Saturday, July 12, 2014

The social media revolution in fashion (and its parallels to science)

I came across this article in the May 2014 issue of Vogue: "Follow Me! Kate Upton Leads the Charge of Models Who've Gone Crazy for Social Media". The entire article itself is worth a read, and as I was paging through I noticed some quotes that could have been easily applied to social media and science:
Is fashion, at least as it is presented on the runway, really still doing this? The no-personality, samey-samey thing? Is it any wonder so many models have taken to Twitter and Instagram and Facebook and Tumblr to establish themselves as actual humans, with quirks, style, and interests all their own? No one should be the least bit surprised that Upton, who looks nothing like most models, has stormed the gates. The hunger for personality—for stars—in the modeling world is just that great.
Are scientists still really being presented as stereotypes, the parade of old white men? It's no wonder that the younger generation of researchers are now presenting their own, diverse public faces on Twitter and other social media.
For models these days, social media offer the promise of a different kind of career: one that is more connected, more fulfilling, and, if they are lucky (and want it), lasts longer than three or four years. And while there’s nothing surprising about the fact that this new crop feels comfortable on social media—they are part of the generation that’s grown up on them—it still takes a certain mastery of the form (your own jargon, an irresistible personality) to really stand out. Even then, the top models might have only one million followers, as opposed to the tens of millions that actors and pop stars have.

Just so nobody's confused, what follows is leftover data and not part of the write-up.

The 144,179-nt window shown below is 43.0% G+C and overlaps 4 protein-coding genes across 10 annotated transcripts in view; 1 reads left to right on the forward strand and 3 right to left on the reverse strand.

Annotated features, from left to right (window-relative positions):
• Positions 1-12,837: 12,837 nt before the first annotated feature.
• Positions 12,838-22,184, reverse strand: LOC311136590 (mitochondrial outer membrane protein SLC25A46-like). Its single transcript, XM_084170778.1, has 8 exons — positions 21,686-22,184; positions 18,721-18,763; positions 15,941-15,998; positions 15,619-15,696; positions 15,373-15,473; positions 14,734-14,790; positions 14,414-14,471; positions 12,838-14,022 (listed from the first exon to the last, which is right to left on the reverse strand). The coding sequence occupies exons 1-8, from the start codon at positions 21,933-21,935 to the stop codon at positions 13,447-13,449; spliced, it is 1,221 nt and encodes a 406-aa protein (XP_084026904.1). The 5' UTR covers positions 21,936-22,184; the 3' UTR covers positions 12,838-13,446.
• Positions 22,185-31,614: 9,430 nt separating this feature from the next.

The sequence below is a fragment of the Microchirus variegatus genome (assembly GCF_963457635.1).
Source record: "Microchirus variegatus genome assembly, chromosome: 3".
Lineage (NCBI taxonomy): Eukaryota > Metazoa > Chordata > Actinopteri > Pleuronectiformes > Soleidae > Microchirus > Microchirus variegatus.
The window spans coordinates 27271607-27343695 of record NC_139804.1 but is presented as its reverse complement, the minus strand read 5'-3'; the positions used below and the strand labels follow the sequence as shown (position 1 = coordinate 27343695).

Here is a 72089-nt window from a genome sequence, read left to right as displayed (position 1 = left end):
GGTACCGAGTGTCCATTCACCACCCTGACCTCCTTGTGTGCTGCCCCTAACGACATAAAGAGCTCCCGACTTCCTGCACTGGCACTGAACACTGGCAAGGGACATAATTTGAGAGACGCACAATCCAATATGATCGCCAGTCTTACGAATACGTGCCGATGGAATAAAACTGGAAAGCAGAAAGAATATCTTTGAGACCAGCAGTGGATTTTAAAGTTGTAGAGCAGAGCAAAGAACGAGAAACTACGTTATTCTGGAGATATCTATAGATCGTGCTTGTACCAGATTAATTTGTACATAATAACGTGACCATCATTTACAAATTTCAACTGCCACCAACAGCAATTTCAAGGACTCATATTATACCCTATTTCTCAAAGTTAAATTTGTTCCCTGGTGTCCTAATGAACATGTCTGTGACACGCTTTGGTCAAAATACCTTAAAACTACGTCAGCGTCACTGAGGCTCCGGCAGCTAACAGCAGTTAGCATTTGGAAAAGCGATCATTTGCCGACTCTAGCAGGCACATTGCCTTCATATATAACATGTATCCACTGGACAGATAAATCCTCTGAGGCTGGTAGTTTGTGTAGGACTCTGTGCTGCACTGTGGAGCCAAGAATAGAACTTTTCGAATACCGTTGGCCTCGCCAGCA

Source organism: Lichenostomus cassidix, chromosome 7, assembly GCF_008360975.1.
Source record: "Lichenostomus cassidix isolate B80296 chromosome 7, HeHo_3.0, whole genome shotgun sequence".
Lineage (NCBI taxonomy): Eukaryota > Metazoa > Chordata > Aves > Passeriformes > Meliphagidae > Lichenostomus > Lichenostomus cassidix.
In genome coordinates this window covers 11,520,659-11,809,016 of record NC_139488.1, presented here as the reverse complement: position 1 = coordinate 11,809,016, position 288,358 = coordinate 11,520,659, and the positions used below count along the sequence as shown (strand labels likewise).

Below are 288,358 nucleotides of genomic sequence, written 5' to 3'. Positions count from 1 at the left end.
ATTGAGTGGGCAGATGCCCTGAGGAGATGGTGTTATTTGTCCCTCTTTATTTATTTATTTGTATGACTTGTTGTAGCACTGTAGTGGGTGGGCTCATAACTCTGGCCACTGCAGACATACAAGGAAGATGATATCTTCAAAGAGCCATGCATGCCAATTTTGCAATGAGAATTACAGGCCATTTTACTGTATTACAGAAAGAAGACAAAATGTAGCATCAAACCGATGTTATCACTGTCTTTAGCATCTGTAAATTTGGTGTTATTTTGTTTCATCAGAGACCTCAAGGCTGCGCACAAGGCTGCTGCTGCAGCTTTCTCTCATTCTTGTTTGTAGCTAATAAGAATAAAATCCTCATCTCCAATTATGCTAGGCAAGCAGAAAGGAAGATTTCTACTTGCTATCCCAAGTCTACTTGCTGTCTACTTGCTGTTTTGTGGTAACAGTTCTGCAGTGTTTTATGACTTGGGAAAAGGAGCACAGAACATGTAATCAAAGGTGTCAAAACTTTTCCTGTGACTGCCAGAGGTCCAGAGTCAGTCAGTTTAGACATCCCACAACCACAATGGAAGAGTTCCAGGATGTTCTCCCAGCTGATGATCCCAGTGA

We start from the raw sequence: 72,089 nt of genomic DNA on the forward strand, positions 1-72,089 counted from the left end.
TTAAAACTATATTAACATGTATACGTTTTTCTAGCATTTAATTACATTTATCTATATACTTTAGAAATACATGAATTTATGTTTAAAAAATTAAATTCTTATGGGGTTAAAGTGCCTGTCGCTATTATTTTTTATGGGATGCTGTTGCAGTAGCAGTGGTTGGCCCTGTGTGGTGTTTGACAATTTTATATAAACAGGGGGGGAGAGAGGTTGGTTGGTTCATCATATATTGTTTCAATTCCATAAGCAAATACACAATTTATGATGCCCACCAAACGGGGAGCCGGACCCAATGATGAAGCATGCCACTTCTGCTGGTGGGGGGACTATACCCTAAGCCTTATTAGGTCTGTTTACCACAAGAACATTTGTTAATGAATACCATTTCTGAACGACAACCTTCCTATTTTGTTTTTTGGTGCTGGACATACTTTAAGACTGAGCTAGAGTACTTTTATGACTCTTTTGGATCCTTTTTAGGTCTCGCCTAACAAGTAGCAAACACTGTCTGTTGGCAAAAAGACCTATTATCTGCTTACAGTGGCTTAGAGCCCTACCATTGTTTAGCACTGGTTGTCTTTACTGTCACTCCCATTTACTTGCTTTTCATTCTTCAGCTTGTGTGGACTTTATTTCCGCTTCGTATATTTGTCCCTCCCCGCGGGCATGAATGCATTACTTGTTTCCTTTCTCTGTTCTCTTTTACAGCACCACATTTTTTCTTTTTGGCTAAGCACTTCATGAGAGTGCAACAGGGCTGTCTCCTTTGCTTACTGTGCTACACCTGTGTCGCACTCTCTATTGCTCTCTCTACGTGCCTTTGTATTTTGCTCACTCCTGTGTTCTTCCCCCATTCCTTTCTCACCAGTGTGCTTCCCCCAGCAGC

In the wake of Kate Upton’s social-media-fueled rise, models are grappling with exactly how to present themselves. “It’s a really interesting opportunity for them,” says Lara Cohen, Twitter’s head of TV and film talent, “because it gives them a voice and makes them more three-dimensional. There’s no shortage of pictures of Coco Rocha out there, but to know that she likes watching New Girl humanizes her.”
I strongly believe that social media helps to humanize scientists too, and steer us away from the "unfeeling robot" perception.
There’s no such thing as living in the moment anymore. Thanks to social media, every event, from the Super Bowl to the State of the Union, from the Olympics to your best friend’s wedding, now happens in real time and “real” time. It certainly has completely transformed our experience of Fashion. As Zac Posen says, “I think the big transition started almost a decade ago, with the realization that fashion had gone beyond the industry and had become fashion-tainment.” Posen, of course, is a judge on Project Runway, a show whose success has served to point out that, surprisingly enough, untold millions are fascinated by how dresses are made—and how someone from Kalamazoo gets to Fashion Week.
Social media is changing science too, helping connect people to the researchers doing the work and relaying the process of science itself. Just look at the online buzz that #cosmos created!

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